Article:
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Fight for Sight and Prevent Blindness Announce Recipient of 2020 Joanne Angle Public Health Award

Research grant awarded to Angela R. Elam, MD, Kellogg Eye Center, University of Michigan.




Angela Elam

Angela Elam

(PRESS RELEASE) CHICAGO – Fight for Sight, the first nonprofit organization in the United States to promote eye research, and Prevent Blindness, the nation’s oldest voluntary eye health organization, announced the recipient of the 2020 Joanne Angle Public Health Award as Angela R. Elam, MD, Clinical Assistant Professor, Ophthalmology and Visual Sciences, Kellogg Eye Center, University of Michigan. The $25,000 grant was awarded for Dr. Elam’s study, “Engagement in Telemedicine-based Glaucoma Screening in the Community Clinics.”

The Joanne Angle Public Health Award is presented annually to research focusing on the public health side of vision and eye health. It was named for Ms. Joanne Angle who served on the National Board of Directors for Prevent Blindness, and both its Government Affairs and Audit committees, in addition to her work with the Association for Research in Vision and Ophthalmology (ARVO). Glaucoma is a group of eye conditions that damage the optic nerve, often caused by an abnormally high pressure in the eye. Those with glaucoma usually start losing their side (peripheral) vision. According to the Prevent Blindness report, “The Future of Vision: Forecasting the Prevalence and Costs of Vision Problems,” there are more than 3.2 million older adults in America with glaucoma. The total number is expected to increase rapidly as the U.S. population ages. Minority populations will also increasingly be affected.

The purpose of the Engagement in Telemedicine-based Glaucoma Screening in the Community Clinics study is to identify innovative strategies to better engage populations of people most at risk of vision loss from glaucoma and who are least likely to have access to an eye care provider in glaucoma screening and treatment. Both poverty and being of minority background lead to a higher risk of having glaucoma, and not getting adequate specialty treatment for glaucoma.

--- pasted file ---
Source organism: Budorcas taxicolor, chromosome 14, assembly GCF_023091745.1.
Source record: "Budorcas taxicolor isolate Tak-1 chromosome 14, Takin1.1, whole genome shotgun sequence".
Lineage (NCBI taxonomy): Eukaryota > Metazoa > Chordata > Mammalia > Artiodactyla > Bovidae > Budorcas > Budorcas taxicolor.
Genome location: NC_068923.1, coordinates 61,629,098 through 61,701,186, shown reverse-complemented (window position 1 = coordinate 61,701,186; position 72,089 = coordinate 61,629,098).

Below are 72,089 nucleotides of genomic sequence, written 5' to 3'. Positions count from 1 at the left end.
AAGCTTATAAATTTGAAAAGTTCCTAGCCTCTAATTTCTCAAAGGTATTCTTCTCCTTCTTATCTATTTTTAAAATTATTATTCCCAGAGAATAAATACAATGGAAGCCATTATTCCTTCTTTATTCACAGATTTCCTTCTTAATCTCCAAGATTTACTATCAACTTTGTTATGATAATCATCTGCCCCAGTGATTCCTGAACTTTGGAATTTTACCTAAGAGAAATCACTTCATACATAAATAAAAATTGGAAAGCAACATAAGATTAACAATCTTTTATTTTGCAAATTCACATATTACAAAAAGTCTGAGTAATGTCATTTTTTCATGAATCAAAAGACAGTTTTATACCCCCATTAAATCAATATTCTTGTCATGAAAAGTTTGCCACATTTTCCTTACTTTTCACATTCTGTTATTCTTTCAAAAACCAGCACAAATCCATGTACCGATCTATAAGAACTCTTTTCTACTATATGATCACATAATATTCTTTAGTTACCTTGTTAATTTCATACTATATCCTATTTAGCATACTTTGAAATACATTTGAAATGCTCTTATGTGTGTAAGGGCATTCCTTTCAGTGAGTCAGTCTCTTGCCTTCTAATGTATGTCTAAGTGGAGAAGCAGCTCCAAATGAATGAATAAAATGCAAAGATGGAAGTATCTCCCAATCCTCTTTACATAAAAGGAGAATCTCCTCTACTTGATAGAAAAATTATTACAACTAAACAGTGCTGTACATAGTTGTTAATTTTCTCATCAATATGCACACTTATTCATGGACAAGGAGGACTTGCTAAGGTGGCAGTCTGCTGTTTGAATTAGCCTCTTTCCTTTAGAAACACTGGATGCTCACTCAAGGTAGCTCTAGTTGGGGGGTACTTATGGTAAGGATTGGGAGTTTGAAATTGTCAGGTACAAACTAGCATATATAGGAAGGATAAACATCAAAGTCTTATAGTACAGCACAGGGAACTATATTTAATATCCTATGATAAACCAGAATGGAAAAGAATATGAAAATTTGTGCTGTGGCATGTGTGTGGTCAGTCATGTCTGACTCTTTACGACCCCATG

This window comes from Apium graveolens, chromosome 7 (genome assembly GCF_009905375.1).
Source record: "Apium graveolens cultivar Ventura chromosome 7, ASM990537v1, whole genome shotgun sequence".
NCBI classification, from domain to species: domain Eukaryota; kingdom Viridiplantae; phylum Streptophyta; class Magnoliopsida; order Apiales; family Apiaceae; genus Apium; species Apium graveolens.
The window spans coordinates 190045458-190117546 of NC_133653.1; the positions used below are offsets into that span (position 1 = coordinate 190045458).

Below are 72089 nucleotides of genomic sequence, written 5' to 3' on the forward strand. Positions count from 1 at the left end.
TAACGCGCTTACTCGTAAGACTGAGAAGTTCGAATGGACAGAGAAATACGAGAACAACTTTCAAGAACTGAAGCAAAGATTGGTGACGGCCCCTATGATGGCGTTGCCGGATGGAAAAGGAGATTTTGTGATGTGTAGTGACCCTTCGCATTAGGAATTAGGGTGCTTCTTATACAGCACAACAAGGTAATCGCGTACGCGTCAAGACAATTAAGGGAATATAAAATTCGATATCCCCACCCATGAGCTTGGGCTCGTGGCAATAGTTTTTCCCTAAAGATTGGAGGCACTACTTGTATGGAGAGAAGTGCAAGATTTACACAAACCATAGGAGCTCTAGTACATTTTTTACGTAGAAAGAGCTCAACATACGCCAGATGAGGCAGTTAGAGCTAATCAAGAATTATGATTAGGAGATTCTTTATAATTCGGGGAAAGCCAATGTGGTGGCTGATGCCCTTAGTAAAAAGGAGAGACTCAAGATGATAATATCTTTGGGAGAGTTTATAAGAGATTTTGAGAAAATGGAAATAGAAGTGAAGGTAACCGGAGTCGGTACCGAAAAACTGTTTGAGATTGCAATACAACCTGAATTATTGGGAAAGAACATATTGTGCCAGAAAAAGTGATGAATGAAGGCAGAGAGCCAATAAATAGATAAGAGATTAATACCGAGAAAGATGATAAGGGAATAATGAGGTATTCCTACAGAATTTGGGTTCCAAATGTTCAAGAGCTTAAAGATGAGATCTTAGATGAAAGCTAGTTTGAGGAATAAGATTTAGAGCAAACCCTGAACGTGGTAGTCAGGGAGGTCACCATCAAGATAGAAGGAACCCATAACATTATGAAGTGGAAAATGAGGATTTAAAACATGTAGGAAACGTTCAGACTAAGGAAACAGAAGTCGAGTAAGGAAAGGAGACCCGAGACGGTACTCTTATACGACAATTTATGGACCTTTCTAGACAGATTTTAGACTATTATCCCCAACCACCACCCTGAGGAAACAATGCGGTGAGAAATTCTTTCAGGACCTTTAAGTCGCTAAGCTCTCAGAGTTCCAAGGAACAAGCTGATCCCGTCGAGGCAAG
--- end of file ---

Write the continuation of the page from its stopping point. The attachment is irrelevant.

Dr. Elam is leading her team in implementing a telemedicine-based glaucoma screening program in two free clinics to overcome many of the logistical and psychosocial barriers to glaucoma screening. Interviews will be conducted of clinic staff, patients, and those accessing non-medical services to identify the best ways to engage community participants in the glaucoma screening program.

“Telemedicine is truly making a tremendous impact in providing essential services to those who do not have the access they need to stay healthy,” said Jeff Todd, president and CEO of Prevent Blindness. “We are proud to give Dr. Angela Elam and her team this year’s Joanne Angle Public Health Award that provides funding that helps to save sight in those at highest risk for vision loss from glaucoma.”


“Fight for Sight is glad to partner with Prevent Blindness and congratulates Dr. Elam and her team on this award,” said Michael Brogioli, executive director of Fight for Sight. “Their work to engage underserved communities is especially critical during this extraordinary time.”

Past recipients of the Prevent Blindness Joanne Angle Award include Brian J. Song, MD, MPH, at the Massachusetts Eye and Ear, and the Department of Ophthalmology at Harvard Medical School, for his study “Glaucoma Detection in Diabetes Teleretinal Programs,” and Rajeev S. Ramchandran, MD, MBA, Associate Professor of Ophthalmology, University of Rochester School of Medicine and Dentistry, for his study, “Implementation Science Based Study of Teleophthalmology for Diabetic Retinopathy Surveillance.”

For more information on the Fight for Sight-Prevent Blindness Joanne Angle Public Health Award, please contact Jean Song, Fight for Sight, at [email protected].



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